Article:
India need to be one of the partners in globalising cricket: Cameron
Cameron is eyeing the ICC chairman's post following Shashank Manohar's decision to step down
Making cricket a global sport is Whycliffe Dave Cameron's biggest goal. The former West Indies cricket board chief, who is eyeing the ICC chairman's post following Shashank Manohar's decision to step down, believes he has what it takes to take the sport to the next level.
"My strategic role (if elected) will be to grow the sport globally. We are hopeful at this point. We have been talking to the movers and shakers in the world cricket as much as possible to get their support," the Jamaican said during a Facebook live with Khaleej Times on Sunday.
Cameron, however, admitted that it would be a massive challenge for him to become the new ICC boss if Sourav Ganguly, the former India captain and the current president of the BCCI, throws his hat into the ring.
"If India puts in a candidate, it will be difficult for any (other) candidate (to win) because of the support they (BCCI) have," Cameron said.
"But I am hoping that this time around, we would start looking at world cricket, rather than the individual countries because I believe I can go there and represent India as well as everyone else while ensuring the sustainability of the sport.
"If the big name (Sourav) comes in, all respect to him. I would love to work with him because, you know, sports is all about personalities. We, the administrators, do the strategies, but at the end of the day, the players are the heroes. I am glad that I could be someone who could assist in making the sport global."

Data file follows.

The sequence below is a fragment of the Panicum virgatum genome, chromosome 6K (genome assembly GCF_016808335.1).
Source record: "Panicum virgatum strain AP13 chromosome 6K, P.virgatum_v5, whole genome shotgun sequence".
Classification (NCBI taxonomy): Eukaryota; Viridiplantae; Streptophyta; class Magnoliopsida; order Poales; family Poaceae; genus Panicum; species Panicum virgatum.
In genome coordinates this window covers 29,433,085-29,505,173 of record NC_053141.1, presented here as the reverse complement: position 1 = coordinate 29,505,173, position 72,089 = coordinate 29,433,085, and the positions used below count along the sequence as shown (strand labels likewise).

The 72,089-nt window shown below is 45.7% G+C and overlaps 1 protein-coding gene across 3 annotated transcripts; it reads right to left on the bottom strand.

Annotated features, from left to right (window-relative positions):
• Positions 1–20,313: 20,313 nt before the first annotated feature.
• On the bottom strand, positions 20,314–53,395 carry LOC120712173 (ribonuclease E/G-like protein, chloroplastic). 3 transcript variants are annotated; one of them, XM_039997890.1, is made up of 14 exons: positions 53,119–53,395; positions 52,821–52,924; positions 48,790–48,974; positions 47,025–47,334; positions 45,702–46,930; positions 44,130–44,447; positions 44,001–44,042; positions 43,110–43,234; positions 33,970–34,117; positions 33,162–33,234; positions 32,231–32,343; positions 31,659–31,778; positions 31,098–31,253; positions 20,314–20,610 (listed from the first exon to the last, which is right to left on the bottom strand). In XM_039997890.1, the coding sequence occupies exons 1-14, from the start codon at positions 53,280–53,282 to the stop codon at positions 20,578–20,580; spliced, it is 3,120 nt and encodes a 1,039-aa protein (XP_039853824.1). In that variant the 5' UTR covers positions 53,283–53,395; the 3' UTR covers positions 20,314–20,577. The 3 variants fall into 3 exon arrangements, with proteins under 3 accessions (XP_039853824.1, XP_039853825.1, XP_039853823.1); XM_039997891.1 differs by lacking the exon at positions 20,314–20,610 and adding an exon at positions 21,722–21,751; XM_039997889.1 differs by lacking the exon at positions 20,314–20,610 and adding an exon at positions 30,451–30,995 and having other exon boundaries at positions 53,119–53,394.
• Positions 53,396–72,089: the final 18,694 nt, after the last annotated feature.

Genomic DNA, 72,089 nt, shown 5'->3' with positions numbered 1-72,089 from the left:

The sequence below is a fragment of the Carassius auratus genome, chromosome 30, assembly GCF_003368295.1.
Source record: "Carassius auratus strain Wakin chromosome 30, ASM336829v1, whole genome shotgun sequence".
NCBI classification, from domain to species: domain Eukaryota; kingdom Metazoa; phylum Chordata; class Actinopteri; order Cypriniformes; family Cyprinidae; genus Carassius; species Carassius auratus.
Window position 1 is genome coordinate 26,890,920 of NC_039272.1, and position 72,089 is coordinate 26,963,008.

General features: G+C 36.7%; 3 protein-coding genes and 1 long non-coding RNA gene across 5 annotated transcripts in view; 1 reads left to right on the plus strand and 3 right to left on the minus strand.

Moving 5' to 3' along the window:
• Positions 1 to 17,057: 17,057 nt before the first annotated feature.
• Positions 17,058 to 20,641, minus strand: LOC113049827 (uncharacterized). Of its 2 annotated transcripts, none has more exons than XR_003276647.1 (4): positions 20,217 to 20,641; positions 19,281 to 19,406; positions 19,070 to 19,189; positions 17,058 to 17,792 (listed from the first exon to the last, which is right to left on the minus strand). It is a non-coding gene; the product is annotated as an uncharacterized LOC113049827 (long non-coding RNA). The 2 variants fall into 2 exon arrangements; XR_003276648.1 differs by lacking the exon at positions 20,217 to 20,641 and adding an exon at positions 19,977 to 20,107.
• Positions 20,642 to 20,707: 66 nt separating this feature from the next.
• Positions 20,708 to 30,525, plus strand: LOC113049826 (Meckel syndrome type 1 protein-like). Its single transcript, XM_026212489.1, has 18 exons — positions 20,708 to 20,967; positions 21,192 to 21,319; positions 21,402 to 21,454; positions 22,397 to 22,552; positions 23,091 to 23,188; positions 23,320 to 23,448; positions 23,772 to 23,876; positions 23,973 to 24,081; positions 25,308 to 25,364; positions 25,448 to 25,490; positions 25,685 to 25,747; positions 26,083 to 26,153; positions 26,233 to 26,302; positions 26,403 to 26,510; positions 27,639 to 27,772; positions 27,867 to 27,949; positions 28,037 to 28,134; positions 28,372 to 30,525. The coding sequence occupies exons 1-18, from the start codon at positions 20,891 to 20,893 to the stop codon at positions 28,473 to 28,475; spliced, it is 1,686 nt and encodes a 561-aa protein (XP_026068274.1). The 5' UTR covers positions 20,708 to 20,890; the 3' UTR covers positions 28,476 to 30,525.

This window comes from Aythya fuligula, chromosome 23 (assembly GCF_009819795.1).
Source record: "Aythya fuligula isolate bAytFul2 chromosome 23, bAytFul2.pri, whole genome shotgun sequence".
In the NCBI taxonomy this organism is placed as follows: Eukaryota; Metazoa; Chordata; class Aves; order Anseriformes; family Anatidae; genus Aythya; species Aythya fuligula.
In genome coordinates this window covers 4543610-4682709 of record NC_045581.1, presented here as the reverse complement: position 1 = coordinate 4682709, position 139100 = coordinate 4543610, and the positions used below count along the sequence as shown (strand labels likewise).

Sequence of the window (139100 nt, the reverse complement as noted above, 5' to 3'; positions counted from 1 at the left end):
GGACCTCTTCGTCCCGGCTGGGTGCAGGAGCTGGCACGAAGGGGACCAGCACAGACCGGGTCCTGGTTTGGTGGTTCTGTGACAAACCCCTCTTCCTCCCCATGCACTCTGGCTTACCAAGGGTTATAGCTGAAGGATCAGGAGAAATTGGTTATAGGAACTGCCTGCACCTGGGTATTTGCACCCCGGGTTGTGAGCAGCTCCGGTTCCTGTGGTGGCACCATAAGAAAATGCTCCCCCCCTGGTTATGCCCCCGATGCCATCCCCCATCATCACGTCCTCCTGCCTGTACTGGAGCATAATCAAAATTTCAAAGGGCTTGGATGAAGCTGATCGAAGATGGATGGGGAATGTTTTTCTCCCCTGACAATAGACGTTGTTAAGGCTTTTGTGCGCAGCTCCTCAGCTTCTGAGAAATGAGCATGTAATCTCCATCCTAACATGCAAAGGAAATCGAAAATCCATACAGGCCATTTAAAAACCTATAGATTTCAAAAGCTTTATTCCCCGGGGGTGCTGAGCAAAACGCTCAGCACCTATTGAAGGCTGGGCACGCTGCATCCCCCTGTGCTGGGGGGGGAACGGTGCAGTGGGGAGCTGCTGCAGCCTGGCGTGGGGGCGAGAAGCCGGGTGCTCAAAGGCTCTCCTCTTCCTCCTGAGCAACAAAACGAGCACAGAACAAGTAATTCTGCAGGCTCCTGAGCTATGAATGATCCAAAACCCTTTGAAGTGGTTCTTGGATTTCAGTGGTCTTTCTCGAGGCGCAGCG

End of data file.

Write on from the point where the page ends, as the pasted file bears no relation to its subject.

Cameron, however, knows it's not going to be easy for cricket to give a sport like football a run for its money.
"I am not saying that we are going to be equal, competitively or financially, we are just talking about opportunities for more countries to play," he said.
"If more plyers can come from countries like Nepal and Kenya and get big IPL contracts then that helps to grow the sport. That's why India, with all its financial clout, would need to be one of the partners in globalising the sport."
The former Caribbean cricket chief also backs ICC's plan to introduce four-day Test matches despite growing concerns from several players, including Indian captain Virat Kohli.
"We have to keep the busy international schedule in mind. We had a six-day Test match in the past. Then there was a five-day Test with a rest day and now we have five days. What's happening is that we are growing three different formats, actually it's four (including the T10). It's really not a decision of what I like, but it's really about what makes best sense," he said.
"The game cannot grow unless you have the best players playing all the time. So if you are going to have a five-day Test, which creates challenges for the calendar for some countries then obviously that creates an issue. So we have to look at the best products that can grow the sport. You know it's less about tradition and more about growth.
"Although some players are saying we don't want to lose the tradition of the five-day game, but some others are also saying 'we want more money from the sport. We want to maximise our value!"
Finally, Cameron opened up on taking cricket to the Olympics.
"I definitely support cricket going to the Olympics. The board members at the ICC know that I support it. We have women cricket at the Commonwealth Games and hopefully, we can take it forward. In my mind, the T20 would be the best format (to take cricket to the Olympics)," he said.
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